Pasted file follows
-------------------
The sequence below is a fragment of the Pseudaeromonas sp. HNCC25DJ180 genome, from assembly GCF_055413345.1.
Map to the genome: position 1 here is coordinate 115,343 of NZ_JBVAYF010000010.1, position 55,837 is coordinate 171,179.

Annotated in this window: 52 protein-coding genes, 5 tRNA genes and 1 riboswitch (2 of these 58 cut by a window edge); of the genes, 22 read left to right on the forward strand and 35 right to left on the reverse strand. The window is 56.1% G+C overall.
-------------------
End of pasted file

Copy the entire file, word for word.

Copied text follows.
The sequence below is a fragment of the Pseudaeromonas sp. HNCC25DJ180 genome, from assembly GCF_055413345.1.
Map to the genome: position 1 here is coordinate 115,343 of NZ_JBVAYF010000010.1, position 55,837 is coordinate 171,179.

Annotated in this window: 52 protein-coding genes, 5 tRNA genes and 1 riboswitch (2 of these 58 cut by a window edge); of the genes, 22 read left to right on the forward strand and 35 right to left on the reverse strand. The window is 56.1% G+C overall.